I arrived at St. Paul of the Cross Retreat Center in Detroit, Michigan on a warm, sunny weekend in the late spring of 1991. My sponsor hinted strongly that I should attend the weekend gathering. Now that I was no longer suggestion-proof, I was discovering what he meant by going to any lengths. His timing was perfect, as usual. It felt like everything was caving in on me again. I needed some help.
I sobered up and was divorced almost simultaneously early in 1987, one of the most difficult periods of my life. Now, four years later, disappointment and sadness had revisited me. I wondered if I could go on. Strangely enough, I always wound up in the right place to get the message. It never failed—whenever I assembled a glob of painful past events to stare at, my sponsor would inquire, “All of this happened today?” As far as I was concerned, that was not a compassionate question.
Why did I always have to be so damned dramatic?
Despite my shortcomings, I thought my life should have come together much sooner than this. I’d come a long way, yet I still wasn’t getting the results I hoped for. Certainly, I was grateful to be alive and sober. Even so, I was already thirty-six—time was passing me by. If you asked me, patience was overrated. So much for A Day At A Time.
I wondered if I’d get the second chance at life so many others experienced. I wasn’t so sure. Hope was like a flimsy reed, and I wondered, “Should I reach for it again?” I was tired of being disappointed. Nevertheless, I knew if I was going to continue this way of life, I had to take care of my spirit. No one else could do it for me. The retreat, with its intangible ambiance and nearly one hundred men joined together in fellowship, was the perfect place for me.
For months, I was hoping to stumble upon the magic words that would inspire me to become more of the person I wanted to be. Perhaps then, my life would come together—I still felt like I had too many missing puzzle pieces. Then, during one of the afternoon sessions at the retreat that weekend, a particular talk revealed and underlined what I’d been missing all along. It was an ‘aha’ moment that I would need to digest.
A lengthy break followed the meeting, allowing ample time for discussion or contemplation. I thought a walk and a bit of fresh air would do me some good. Several lush, wooded acres with winding, paved paths stretched behind the retreat house. Once outside, I noticed the grounds were centerpieced by a grassy knoll, landscaped elegantly with rocks, shrubs and a full kaleidoscope of flowers. Rising from its crest was a statue of Christ. I approached and chose a spot on the turf about twenty feet away, a site perfect for reflection. I sat small and silent, yet churning inside.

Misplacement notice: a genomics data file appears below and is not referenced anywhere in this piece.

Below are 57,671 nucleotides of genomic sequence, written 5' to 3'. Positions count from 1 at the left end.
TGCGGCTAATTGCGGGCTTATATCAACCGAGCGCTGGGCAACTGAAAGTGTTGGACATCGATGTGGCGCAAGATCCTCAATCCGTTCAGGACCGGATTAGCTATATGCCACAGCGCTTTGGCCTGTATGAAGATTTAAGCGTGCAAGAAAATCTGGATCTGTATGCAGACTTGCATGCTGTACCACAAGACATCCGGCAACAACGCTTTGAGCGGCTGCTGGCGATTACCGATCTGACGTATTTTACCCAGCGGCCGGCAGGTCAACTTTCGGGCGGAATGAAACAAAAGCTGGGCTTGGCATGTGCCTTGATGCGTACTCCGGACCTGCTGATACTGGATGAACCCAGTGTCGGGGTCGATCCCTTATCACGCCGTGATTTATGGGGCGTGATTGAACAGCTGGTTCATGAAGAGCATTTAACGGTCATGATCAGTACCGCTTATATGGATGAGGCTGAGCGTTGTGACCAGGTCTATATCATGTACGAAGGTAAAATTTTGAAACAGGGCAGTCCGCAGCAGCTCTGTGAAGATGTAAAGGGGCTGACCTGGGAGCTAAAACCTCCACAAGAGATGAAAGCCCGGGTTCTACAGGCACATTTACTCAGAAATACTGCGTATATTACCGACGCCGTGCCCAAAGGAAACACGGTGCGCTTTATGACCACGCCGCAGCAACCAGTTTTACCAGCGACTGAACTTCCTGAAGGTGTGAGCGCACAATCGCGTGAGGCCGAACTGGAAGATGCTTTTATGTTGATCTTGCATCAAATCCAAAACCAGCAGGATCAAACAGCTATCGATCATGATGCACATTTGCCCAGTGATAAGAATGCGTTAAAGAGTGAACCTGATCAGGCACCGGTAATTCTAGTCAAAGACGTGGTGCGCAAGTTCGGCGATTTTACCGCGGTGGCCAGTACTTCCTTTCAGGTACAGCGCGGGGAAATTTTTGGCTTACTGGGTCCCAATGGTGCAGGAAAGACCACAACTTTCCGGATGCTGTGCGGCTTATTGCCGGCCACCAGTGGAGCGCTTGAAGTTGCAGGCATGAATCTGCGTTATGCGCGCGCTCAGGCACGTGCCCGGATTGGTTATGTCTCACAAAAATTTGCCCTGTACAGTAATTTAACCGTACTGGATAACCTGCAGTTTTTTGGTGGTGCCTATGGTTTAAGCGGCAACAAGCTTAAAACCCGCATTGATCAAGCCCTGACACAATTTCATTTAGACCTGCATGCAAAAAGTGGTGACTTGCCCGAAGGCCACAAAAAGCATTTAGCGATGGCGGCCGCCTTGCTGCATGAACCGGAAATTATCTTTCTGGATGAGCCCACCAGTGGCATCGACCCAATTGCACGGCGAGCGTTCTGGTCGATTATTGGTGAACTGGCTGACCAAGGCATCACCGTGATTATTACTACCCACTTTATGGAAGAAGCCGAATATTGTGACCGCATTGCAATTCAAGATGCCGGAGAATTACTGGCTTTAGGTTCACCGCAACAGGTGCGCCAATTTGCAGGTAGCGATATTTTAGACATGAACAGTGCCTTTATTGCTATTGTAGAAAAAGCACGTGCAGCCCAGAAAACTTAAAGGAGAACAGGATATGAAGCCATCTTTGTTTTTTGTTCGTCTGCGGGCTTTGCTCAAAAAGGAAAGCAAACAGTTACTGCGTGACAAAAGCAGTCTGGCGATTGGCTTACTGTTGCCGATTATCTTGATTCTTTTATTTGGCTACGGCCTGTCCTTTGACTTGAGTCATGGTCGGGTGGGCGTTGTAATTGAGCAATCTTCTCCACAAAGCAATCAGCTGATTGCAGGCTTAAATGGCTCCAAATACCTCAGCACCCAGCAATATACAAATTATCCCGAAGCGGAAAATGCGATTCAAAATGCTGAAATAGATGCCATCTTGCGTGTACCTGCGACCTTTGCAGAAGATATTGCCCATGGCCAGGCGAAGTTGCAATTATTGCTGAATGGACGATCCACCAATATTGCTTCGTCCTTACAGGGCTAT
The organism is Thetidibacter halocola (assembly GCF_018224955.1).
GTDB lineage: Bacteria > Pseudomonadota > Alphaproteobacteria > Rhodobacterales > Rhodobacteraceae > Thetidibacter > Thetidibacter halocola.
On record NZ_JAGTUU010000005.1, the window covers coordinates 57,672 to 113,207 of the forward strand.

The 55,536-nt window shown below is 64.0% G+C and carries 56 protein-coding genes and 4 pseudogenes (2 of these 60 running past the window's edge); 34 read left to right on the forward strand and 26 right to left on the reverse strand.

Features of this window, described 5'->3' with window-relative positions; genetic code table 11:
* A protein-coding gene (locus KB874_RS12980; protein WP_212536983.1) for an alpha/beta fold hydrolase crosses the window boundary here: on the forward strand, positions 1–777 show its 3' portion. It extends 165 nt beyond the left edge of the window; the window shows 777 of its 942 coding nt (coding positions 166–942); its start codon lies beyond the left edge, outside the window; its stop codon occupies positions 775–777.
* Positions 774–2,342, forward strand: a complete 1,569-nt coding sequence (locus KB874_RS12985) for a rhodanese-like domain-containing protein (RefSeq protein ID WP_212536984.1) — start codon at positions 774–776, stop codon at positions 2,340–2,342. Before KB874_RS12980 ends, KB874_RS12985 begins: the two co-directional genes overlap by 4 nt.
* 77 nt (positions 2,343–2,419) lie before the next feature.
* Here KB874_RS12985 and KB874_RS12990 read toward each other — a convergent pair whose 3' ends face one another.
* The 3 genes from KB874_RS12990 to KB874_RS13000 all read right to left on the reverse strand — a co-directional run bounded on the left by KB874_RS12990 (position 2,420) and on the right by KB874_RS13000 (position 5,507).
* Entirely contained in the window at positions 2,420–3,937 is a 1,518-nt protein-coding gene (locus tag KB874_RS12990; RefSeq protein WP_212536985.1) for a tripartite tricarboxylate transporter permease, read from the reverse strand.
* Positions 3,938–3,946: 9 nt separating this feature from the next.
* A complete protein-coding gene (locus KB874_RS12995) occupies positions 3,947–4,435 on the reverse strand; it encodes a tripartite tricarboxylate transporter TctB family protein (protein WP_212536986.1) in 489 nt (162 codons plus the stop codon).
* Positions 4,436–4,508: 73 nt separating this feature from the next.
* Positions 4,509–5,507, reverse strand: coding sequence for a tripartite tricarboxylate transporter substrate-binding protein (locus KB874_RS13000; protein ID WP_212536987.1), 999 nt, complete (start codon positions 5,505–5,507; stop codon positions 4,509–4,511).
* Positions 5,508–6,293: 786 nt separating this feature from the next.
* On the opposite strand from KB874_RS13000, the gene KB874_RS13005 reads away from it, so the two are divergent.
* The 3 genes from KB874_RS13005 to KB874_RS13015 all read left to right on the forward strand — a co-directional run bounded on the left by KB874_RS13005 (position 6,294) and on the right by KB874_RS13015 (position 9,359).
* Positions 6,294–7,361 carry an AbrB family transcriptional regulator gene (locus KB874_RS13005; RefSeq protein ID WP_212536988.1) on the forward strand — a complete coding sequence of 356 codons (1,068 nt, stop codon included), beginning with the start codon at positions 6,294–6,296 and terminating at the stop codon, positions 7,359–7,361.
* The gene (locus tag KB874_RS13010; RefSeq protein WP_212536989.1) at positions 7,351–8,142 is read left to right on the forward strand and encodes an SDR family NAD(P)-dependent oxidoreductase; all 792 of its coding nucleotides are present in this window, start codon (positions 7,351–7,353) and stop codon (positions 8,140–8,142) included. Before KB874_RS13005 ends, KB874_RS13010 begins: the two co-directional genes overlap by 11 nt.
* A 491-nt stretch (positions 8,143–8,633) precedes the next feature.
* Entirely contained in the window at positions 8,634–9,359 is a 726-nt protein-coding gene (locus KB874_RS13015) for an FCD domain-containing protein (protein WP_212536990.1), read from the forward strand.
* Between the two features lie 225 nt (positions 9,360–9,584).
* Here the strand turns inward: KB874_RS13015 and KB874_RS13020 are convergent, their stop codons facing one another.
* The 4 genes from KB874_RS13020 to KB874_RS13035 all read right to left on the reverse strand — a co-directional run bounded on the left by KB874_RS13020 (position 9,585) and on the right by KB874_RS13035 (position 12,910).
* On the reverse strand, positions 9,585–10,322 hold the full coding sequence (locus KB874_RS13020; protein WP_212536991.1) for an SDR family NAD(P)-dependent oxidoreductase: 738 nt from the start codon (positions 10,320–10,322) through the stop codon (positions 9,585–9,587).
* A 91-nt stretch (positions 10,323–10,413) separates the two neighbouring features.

Lost and anxious, I wanted to pray that ultimate prayer but didn’t know what to say or how to begin. I was unable to arrange into words what I felt in my heart. I let go and rested quietly, absorbing the gentle moments of great peace that surrounded me. Within minutes, without warning, it emerged—not the prayer of a spiritual giant, but rather, a frail litany voiced, freed like a flash flood. I uttered, almost gasped, “God…I’m lonely, I’m tired, I’m confused; I’m afraid…” Nearly choked with tears, no word followed. My mind, always loud but suddenly quiet, had stopped for once.
Instantly, a calming, soundless voice within my head added, “And foolish too…”
Where did that come from? I was astonished. “Foolish?” I sat there in awe. The message was clear; it was directly to me, but not from me. Finally I understood. My inner turmoil was unnecessary—I wasn’t trusting God, nor was I turning my life over. I only thought I was. I was running my life just like before, relying on my brains and my map. Now I knew what self-will was. The answer to all of my troubles was delivered in one miraculous memo– three simple words that were the whisper of grace.
Stunned, I tried to grasp the present, unexplainable wonder, but couldn’t. Moments later, I rose and brushed off the seat of my pants. With a slight chuckle, I grinned and said softly, “I won’t tell anyone if you don’t.” I slowly left that sacred place, pausing to look back more than once. My heavy heart was lifted, saturated with new hope.
Naturally, I haven’t kept it to myself; I share the encounter when I think it can make a difference. It’s one more story of how we are not alone.
There are many who might claim I was emotionally ripe for such an event to occur, wishing to explain it away. Nevertheless, I can’t remember ever using the word ‘foolish’ in my life—lots of other words, but not that one. It certainly wasn’t an answer I could give myself, nor was it one I was searching for. After that moving experience, I reached again for that flimsy reed, knowing that my life would get better. As time passed, I recalled that moment at the foot of the hill through the good and the bad times. Guided by the Unseen Hand, this alcoholic can live in the ‘Great Right Now’.
Even though I have long-term sobriety, I have to hang on to my miracles—I don’t get one every day. They are the tangible grace sent by my Higher Power that girder what I have come to believe in. Holding on to them is holding the hand of God.
Mark has written articles for recovery magazines since 2016—his works can be found in Step 12 Magazine, Recovery illustrated and others, as well as some recovery websites. His poetry has also appeared on websites and in print. He and his wife, Danette, live in a small town near Ann Arbor, and a daughter attending college. He can be reached by email at firstname.lastname@example.org.